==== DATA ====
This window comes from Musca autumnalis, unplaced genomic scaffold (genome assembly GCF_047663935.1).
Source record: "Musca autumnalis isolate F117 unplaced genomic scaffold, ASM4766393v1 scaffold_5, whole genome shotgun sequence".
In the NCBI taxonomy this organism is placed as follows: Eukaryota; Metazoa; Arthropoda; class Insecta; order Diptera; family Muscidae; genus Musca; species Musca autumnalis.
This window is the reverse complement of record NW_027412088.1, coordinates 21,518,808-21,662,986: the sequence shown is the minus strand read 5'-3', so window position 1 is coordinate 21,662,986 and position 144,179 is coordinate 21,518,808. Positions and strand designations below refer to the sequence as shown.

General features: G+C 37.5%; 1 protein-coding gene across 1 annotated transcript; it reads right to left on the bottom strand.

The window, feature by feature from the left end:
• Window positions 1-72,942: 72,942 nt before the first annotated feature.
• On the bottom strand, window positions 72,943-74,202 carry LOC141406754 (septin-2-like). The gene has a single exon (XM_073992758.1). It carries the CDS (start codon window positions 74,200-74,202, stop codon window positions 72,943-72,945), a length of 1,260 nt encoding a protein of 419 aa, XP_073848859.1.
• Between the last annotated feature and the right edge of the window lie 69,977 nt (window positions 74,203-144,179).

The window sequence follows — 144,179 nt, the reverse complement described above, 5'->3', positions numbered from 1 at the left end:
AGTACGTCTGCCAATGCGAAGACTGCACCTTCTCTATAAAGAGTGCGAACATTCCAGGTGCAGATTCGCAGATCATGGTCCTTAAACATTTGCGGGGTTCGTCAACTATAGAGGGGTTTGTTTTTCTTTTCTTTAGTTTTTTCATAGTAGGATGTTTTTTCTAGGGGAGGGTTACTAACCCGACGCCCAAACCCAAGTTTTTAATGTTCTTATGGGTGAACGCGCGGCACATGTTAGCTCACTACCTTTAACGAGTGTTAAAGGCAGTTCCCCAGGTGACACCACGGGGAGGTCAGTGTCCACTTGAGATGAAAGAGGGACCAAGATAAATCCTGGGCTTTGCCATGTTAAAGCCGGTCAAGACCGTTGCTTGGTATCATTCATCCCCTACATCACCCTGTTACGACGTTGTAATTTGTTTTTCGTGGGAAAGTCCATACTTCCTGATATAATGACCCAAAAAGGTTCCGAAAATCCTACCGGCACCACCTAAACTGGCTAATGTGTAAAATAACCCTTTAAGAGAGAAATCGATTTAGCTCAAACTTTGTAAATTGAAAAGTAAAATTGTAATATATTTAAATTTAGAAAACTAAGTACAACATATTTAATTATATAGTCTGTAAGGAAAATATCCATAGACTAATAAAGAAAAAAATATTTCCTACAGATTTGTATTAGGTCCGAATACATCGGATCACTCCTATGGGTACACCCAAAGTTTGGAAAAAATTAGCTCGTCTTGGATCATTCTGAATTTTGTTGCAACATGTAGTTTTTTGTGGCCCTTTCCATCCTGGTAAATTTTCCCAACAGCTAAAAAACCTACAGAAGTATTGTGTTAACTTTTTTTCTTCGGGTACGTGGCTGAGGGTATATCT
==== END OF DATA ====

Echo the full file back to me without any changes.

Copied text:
This window comes from Musca autumnalis, unplaced genomic scaffold (genome assembly GCF_047663935.1).
Source record: "Musca autumnalis isolate F117 unplaced genomic scaffold, ASM4766393v1 scaffold_5, whole genome shotgun sequence".
In the NCBI taxonomy this organism is placed as follows: Eukaryota; Metazoa; Arthropoda; class Insecta; order Diptera; family Muscidae; genus Musca; species Musca autumnalis.
This window is the reverse complement of record NW_027412088.1, coordinates 21,518,808-21,662,986: the sequence shown is the minus strand read 5'-3', so window position 1 is coordinate 21,662,986 and position 144,179 is coordinate 21,518,808. Positions and strand designations below refer to the sequence as shown.

General features: G+C 37.5%; 1 protein-coding gene across 1 annotated transcript; it reads right to left on the bottom strand.

The window, feature by feature from the left end:
• Window positions 1-72,942: 72,942 nt before the first annotated feature.
• On the bottom strand, window positions 72,943-74,202 carry LOC141406754 (septin-2-like). The gene has a single exon (XM_073992758.1). It carries the CDS (start codon window positions 74,200-74,202, stop codon window positions 72,943-72,945), a length of 1,260 nt encoding a protein of 419 aa, XP_073848859.1.
• Between the last annotated feature and the right edge of the window lie 69,977 nt (window positions 74,203-144,179).

The window sequence follows — 144,179 nt, the reverse complement described above, 5'->3', positions numbered from 1 at the left end:
AGTACGTCTGCCAATGCGAAGACTGCACCTTCTCTATAAAGAGTGCGAACATTCCAGGTGCAGATTCGCAGATCATGGTCCTTAAACATTTGCGGGGTTCGTCAACTATAGAGGGGTTTGTTTTTCTTTTCTTTAGTTTTTTCATAGTAGGATGTTTTTTCTAGGGGAGGGTTACTAACCCGACGCCCAAACCCAAGTTTTTAATGTTCTTATGGGTGAACGCGCGGCACATGTTAGCTCACTACCTTTAACGAGTGTTAAAGGCAGTTCCCCAGGTGACACCACGGGGAGGTCAGTGTCCACTTGAGATGAAAGAGGGACCAAGATAAATCCTGGGCTTTGCCATGTTAAAGCCGGTCAAGACCGTTGCTTGGTATCATTCATCCCCTACATCACCCTGTTACGACGTTGTAATTTGTTTTTCGTGGGAAAGTCCATACTTCCTGATATAATGACCCAAAAAGGTTCCGAAAATCCTACCGGCACCACCTAAACTGGCTAATGTGTAAAATAACCCTTTAAGAGAGAAATCGATTTAGCTCAAACTTTGTAAATTGAAAAGTAAAATTGTAATATATTTAAATTTAGAAAACTAAGTACAACATATTTAATTATATAGTCTGTAAGGAAAATATCCATAGACTAATAAAGAAAAAAATATTTCCTACAGATTTGTATTAGGTCCGAATACATCGGATCACTCCTATGGGTACACCCAAAGTTTGGAAAAAATTAGCTCGTCTTGGATCATTCTGAATTTTGTTGCAACATGTAGTTTTTTGTGGCCCTTTCCATCCTGGTAAATTTTCCCAACAGCTAAAAAACCTACAGAAGTATTGTGTTAACTTTTTTTCTTCGGGTACGTGGCTGAGGGTATATCT